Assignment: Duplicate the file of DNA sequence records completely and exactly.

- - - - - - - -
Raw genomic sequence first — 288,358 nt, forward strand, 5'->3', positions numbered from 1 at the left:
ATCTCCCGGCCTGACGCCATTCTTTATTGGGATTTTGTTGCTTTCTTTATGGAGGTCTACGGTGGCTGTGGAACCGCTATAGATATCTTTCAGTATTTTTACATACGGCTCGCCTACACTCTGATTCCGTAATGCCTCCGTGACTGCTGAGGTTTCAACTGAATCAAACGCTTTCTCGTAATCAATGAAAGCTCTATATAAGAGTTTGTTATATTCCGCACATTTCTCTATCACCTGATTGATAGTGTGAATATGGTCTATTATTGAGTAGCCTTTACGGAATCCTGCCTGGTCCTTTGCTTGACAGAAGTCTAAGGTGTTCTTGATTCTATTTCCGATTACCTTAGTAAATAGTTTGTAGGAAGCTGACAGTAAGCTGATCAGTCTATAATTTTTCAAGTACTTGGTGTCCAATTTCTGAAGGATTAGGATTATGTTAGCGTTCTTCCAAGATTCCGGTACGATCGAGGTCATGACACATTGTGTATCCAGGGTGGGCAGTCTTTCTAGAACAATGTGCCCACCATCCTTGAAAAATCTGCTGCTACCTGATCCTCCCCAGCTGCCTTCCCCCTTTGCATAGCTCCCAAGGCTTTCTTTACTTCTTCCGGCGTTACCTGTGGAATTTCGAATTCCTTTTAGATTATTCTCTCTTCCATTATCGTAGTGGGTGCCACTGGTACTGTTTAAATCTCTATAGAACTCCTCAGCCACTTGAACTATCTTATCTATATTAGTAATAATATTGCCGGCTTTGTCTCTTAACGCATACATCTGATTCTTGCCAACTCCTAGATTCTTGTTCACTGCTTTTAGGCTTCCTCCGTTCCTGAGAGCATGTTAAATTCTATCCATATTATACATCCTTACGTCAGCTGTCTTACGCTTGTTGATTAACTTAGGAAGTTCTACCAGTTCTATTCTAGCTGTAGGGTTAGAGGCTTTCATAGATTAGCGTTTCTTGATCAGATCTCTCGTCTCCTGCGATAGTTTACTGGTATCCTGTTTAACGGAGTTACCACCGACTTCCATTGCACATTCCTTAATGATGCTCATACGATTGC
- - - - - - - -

Raw genomic sequence first — 288,358 nt, forward strand, 5'->3', positions numbered from 1 at the left:
ATCTCCCGGCCTGACGCCATTCTTTATTGGGATTTTGTTGCTTTCTTTATGGAGGTCTACGGTGGCTGTGGAACCGCTATAGATATCTTTCAGTATTTTTACATACGGCTCGCCTACACTCTGATTCCGTAATGCCTCCGTGACTGCTGAGGTTTCAACTGAATCAAACGCTTTCTCGTAATCAATGAAAGCTCTATATAAGAGTTTGTTATATTCCGCACATTTCTCTATCACCTGATTGATAGTGTGAATATGGTCTATTATTGAGTAGCCTTTACGGAATCCTGCCTGGTCCTTTGCTTGACAGAAGTCTAAGGTGTTCTTGATTCTATTTCCGATTACCTTAGTAAATAGTTTGTAGGAAGCTGACAGTAAGCTGATCAGTCTATAATTTTTCAAGTACTTGGTGTCCAATTTCTGAAGGATTAGGATTATGTTAGCGTTCTTCCAAGATTCCGGTACGATCGAGGTCATGACACATTGTGTATCCAGGGTGGGCAGTCTTTCTAGAACAATGTGCCCACCATCCTTGAAAAATCTGCTGCTACCTGATCCTCCCCAGCTGCCTTCCCCCTTTGCATAGCTCCCAAGGCTTTCTTTACTTCTTCCGGCGTTACCTGTGGAATTTCGAATTCCTTTTAGATTATTCTCTCTTCCATTATCGTAGTGGGTGCCACTGGTACTGTTTAAATCTCTATAGAACTCCTCAGCCACTTGAACTATCTTATCTATATTAGTAATAATATTGCCGGCTTTGTCTCTTAACGCATACATCTGATTCTTGCCAACTCCTAGATTCTTGTTCACTGCTTTTAGGCTTCCTCCGTTCCTGAGAGCATGTTAAATTCTATCCATATTATACATCCTTACGTCAGCTGTCTTACGCTTGTTGATTAACTTAGGAAGTTCTACCAGTTCTATTCTAGCTGTAGGGTTAGAGGCTTTCATAGATTAGCGTTTCTTGATCAGATCTCTCGTCTCCTGCGATAGTTTACTGGTATCCTGTTTAACGGAGTTACCACCGACTTCCATTGCACATTCCTTAATGATGCTCATACGATTGC